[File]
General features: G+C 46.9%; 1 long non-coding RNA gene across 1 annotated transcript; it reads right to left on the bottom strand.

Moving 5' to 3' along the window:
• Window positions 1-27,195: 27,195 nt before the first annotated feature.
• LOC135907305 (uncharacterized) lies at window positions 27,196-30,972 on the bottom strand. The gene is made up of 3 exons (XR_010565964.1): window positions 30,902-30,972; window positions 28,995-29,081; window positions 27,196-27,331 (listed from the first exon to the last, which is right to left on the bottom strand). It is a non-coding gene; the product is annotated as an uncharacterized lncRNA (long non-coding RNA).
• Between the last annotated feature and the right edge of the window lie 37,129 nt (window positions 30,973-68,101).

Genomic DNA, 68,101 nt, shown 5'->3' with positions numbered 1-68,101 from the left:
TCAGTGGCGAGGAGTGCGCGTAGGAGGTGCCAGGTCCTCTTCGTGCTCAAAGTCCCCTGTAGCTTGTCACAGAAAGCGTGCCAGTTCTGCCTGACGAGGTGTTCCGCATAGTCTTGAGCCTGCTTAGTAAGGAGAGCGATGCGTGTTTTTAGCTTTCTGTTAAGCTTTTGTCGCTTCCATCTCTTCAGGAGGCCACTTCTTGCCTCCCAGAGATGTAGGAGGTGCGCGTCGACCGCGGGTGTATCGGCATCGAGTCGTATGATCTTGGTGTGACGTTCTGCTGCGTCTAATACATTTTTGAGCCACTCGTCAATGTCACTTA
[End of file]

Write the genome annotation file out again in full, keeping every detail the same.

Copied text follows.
General features: G+C 46.9%; 1 long non-coding RNA gene across 1 annotated transcript; it reads right to left on the bottom strand.

Moving 5' to 3' along the window:
• Window positions 1-27,195: 27,195 nt before the first annotated feature.
• LOC135907305 (uncharacterized) lies at window positions 27,196-30,972 on the bottom strand. The gene is made up of 3 exons (XR_010565964.1): window positions 30,902-30,972; window positions 28,995-29,081; window positions 27,196-27,331 (listed from the first exon to the last, which is right to left on the bottom strand). It is a non-coding gene; the product is annotated as an uncharacterized lncRNA (long non-coding RNA).
• Between the last annotated feature and the right edge of the window lie 37,129 nt (window positions 30,973-68,101).

Genomic DNA, 68,101 nt, shown 5'->3' with positions numbered 1-68,101 from the left:
TCAGTGGCGAGGAGTGCGCGTAGGAGGTGCCAGGTCCTCTTCGTGCTCAAAGTCCCCTGTAGCTTGTCACAGAAAGCGTGCCAGTTCTGCCTGACGAGGTGTTCCGCATAGTCTTGAGCCTGCTTAGTAAGGAGAGCGATGCGTGTTTTTAGCTTTCTGTTAAGCTTTTGTCGCTTCCATCTCTTCAGGAGGCCACTTCTTGCCTCCCAGAGATGTAGGAGGTGCGCGTCGACCGCGGGTGTATCGGCATCGAGTCGTATGATCTTGGTGTGACGTTCTGCTGCGTCTAATACATTTTTGAGCCACTCGTCAATGTCACTTA